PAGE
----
This post will help you to Understand Multipath Command Output & its Terminology.
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This article explains to Understand the Multipath Command Output & its terminology. In the previous article, we have explained how to Configure Multipathing in Linux (RHEL7/CentOS7).
Understand Multipath Command Output & its Terminology
Lets understand multipath command output to check further for troubleshooting any issue related with multipathing and also understand its terminologies.
Understand Multipath Command Standard output .
mphath1 (3600a0b800011a1ee0000040646828cc5) dm-1 Hitachi,lun0 FAStT
—— ——————————— —- — —————
| | | | |——-> Product
| | | |——————> Vendor
| | |———————–> sysfs name
| |————————————————-> WWID of the device
|—————————————————————–> User defined Alias
[size=512M][features=1 queue_if_no_path][hwhandler=1 rdac]
——— ————————— —————-
| | |——————–> Hardware Handler
| |———————————————> Features supported
|—————————————————————> Size of the DM
Path Group 1:
_ round-robin 0 [prio=6][active]
— ————- —— ——
| | | |—————————————-> Path group state
| | |———————————————–> Path group priority
| |————————————————————–> Path selector
|——————————————————————-> Path group level
First path on Path Group 1:
_ 29:0:0:1 sdf 8:80 [active][ready]
——– — —- —— —–
| | | | |———————————> Physical Path state
| | | |—————————————-> DM Path state
| | |————————————————-> Major, minor numbers
| |——————————————————-> Linux device name
Second path on Path Group 1:
_ 28:0:1:1 sdl 8:176 [active][ready]
Path Group 2:
_ round-robin 0 [prio=0][enabled]
_ 28:0:0:1 sdb 8:16 [active][ghost]
_ 29:0:1:1 sdq 65:0 [active][ghost]
Understand Multipathing Terminology
Connection from the server through a HBA to a specific LUN. Without DM-MP, each path would appear as a separate device.
Paths are grouped into a path groups. At any point of time only path group will be active. Path selector decides which path in the path group gets to send the next I/O. I/O will be sent only to the active path.
Each path has a specific priority. A priority callout program provides the priority for a given path. The user space commands use this priority value to choose an active path. In the group_by_prio path grouping policy, path priority is used to group the paths together and change their relative weight with the round robin path selector.
Path Group Priority
Sum of priorities of all non-faulty paths in a path group. By default, the multipathd daemon tries to keep the path group with the highest priority active.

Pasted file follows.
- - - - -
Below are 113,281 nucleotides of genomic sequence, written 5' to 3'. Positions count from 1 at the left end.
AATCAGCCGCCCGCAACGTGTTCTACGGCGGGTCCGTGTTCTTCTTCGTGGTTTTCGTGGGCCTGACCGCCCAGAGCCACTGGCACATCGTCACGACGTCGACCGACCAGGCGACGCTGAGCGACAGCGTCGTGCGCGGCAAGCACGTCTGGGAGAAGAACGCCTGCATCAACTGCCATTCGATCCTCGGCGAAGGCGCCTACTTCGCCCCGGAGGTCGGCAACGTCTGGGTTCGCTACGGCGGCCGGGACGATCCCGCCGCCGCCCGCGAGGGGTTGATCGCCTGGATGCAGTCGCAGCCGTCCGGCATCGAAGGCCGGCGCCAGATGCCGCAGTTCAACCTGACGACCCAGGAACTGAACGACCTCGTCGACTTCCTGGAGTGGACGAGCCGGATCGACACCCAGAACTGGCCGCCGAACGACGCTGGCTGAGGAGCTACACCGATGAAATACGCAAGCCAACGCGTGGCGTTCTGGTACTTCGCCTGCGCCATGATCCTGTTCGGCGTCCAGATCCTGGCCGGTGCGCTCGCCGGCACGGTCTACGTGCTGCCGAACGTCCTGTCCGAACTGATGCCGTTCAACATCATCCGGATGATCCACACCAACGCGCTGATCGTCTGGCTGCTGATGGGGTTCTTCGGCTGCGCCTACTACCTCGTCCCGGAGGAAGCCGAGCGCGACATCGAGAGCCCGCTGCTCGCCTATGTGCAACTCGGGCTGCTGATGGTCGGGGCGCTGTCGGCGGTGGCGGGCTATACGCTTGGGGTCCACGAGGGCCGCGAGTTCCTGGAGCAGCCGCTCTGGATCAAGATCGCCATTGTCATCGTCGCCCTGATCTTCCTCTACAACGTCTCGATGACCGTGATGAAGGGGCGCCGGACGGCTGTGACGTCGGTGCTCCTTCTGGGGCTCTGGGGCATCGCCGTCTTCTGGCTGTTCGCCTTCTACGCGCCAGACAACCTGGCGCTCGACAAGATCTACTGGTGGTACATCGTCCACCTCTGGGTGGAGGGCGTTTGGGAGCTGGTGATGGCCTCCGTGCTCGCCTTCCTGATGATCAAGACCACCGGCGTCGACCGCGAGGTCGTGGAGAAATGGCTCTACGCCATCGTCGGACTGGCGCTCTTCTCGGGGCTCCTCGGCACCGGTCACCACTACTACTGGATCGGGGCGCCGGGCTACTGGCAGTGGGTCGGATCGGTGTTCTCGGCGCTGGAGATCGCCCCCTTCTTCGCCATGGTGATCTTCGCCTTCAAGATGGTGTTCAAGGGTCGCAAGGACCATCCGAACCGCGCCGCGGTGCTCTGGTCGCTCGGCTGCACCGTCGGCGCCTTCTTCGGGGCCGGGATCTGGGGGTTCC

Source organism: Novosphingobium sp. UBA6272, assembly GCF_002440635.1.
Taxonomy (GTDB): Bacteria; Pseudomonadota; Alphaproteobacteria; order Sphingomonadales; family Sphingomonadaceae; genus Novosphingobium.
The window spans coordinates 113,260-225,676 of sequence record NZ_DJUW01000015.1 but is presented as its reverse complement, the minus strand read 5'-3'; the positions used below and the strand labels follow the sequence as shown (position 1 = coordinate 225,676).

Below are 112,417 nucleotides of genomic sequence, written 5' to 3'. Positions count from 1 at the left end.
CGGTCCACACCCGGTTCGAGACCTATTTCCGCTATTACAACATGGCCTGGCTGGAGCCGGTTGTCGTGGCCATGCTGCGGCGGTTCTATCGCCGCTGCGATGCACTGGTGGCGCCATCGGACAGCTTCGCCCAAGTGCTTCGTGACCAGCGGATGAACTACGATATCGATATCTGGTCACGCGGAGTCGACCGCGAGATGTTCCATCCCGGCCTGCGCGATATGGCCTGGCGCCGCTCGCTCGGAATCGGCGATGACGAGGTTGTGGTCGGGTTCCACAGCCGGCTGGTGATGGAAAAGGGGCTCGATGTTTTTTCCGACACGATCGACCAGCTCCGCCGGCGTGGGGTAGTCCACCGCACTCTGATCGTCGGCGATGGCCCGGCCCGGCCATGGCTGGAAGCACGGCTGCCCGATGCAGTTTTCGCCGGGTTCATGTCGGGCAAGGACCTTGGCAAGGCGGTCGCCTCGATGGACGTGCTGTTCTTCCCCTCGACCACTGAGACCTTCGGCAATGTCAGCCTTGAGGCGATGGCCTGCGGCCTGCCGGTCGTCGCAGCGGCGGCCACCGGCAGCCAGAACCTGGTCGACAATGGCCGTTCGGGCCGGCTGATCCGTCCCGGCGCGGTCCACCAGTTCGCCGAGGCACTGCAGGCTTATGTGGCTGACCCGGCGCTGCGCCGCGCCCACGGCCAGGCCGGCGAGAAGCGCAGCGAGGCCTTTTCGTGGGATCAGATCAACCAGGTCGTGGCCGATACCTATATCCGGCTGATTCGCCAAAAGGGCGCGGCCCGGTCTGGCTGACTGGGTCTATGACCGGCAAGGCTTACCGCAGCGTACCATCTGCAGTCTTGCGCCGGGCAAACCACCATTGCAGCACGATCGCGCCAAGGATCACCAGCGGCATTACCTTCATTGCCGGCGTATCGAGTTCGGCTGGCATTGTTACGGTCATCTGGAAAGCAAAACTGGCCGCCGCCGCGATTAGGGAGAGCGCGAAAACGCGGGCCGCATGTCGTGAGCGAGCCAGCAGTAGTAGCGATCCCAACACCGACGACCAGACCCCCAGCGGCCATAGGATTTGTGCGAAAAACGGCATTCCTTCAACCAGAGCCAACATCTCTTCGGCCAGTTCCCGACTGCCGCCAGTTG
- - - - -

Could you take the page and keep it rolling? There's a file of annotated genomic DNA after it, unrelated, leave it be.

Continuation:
Path Grouping Policy
Determines how the path group(s) are formed using the available paths. There are five different policies:
- multibus: One path group is formed with all paths to a LUN. Suitable for devices that are in Active/Active mode.
- failover: Each path group will have only one path.
- group_by_serial: One path group per storage controller(serial). All paths that connect to the LUN through a controller are assigned to a path group. Suitable for devices that are in Active/Passive mode.
- group_by_prio: Paths with same priority will be assigned to a path group.
- group_by_node_name: Paths with same target node name will be assigned to a path group.
Setting multibus as path grouping policy for a storage device in Active/Passive mode will reduce the I/O performance.
A kernel multipath component that determines which path will be chosen for the next I/O. Path selector can have an appropriate load balancing algorithm. Currently one one path selector exists, which is the round-robin.
Functionality in the user space that is used to check the availability of a path. This is implemented as a library function that is used by both multipath command and the multipathd daemon. Currently, there are 3 path checkers:
- readsector0: sends a read command to sector 0 at regular time interval. Produce lot of error messages in Active/Passive mode. Hence, suitable only for Active/Active mode.
- tur: sends a test unit ready command at regular interval.
- rdac: specific to the lsi-rdac device. Sends a inquiry command and sets the status of the path appropriately.